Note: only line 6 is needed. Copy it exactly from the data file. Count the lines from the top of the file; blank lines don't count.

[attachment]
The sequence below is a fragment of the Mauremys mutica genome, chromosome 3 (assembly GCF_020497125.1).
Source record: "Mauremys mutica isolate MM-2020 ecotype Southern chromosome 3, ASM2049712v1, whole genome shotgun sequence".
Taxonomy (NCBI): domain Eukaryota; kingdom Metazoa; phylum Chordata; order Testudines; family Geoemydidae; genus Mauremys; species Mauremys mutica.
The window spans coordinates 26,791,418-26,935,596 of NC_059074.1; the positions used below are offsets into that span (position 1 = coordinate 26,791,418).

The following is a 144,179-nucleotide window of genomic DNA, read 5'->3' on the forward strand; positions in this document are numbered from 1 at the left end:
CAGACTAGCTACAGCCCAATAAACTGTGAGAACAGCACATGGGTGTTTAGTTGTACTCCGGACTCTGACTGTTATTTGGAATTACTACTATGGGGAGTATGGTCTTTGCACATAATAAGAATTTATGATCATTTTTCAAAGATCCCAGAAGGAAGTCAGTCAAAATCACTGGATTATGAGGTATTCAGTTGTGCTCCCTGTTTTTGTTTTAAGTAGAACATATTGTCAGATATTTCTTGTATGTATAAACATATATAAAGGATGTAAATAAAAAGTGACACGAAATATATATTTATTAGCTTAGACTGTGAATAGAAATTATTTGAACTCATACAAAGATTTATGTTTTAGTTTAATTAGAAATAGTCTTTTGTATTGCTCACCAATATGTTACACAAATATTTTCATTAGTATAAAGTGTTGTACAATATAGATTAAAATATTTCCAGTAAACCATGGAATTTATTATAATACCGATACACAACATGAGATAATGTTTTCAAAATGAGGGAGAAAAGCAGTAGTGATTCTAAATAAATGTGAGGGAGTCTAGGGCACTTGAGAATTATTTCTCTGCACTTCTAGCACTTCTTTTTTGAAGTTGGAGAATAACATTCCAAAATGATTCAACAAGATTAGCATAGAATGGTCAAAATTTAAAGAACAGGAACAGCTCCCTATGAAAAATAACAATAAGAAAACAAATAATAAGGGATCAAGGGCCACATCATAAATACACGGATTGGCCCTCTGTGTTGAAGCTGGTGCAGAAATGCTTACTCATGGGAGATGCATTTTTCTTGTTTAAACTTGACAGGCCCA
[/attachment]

CAGACTAGCTACAGCCCAATAAACTGTGAGAACAGCACATGGGTGTTTAGTTGTACTCCGGACTCTGACTGTTATTTGGAATTACTACTATGGGGAGTATGGTCTTTGCACATAATAAGAATTTATGATCATTTTTCAAAGATCCCAGAAGGAAGTCAGTCAAAATCACTGGATTATGAGGTATTCAGTTGTGCTCCCTGTTTTTGTTTTAAGTAGAACATATTGTCAGATATTTCTTGTATGTATAAACATATATAAAGGATGTAAATAAAAAGTGACACGAAATATATATTTATTAGCTTAGACTGTGAATAGAAATTATTTGAACTCATACAAAGATTTATGTTTTAGTTTAATTAGAAATAGTCTTTTGTATTGCTCACCAATATGTTACACAAATATTTTCATTAGTATAAAGTGTTGTACAATATAGATTAAAATATTTCCAGTAAACCATGGAATTTATTATAATACCGATACACAACATGAGATAATGTTTTCAAAATGAGGGAGAAAAGCAGTAGTGATTCTAAATAAATGTGAGGGAGTCTAGGGCACTTGAGAATTATTTCTCTGCACTTCTAGCACTTCTTTTTTGAAGTTGGAGAATAACATTCCAAAATGATTCAACAAGATTAGCATAGAATGGTCAAAATTTAAAGAACAGGAACAGCTCCCTATGAAAAATAACAATAAGAAAACAAATAATAAGGGATCAAGGGCCACATCATAAATACACGGATTGGCCCTCTGTGTTGAAGCTGGTGCAGAAATGCTTACTCATGGGAGATGCATTTTTCTTGTTTAAACTTGACAGGCCCA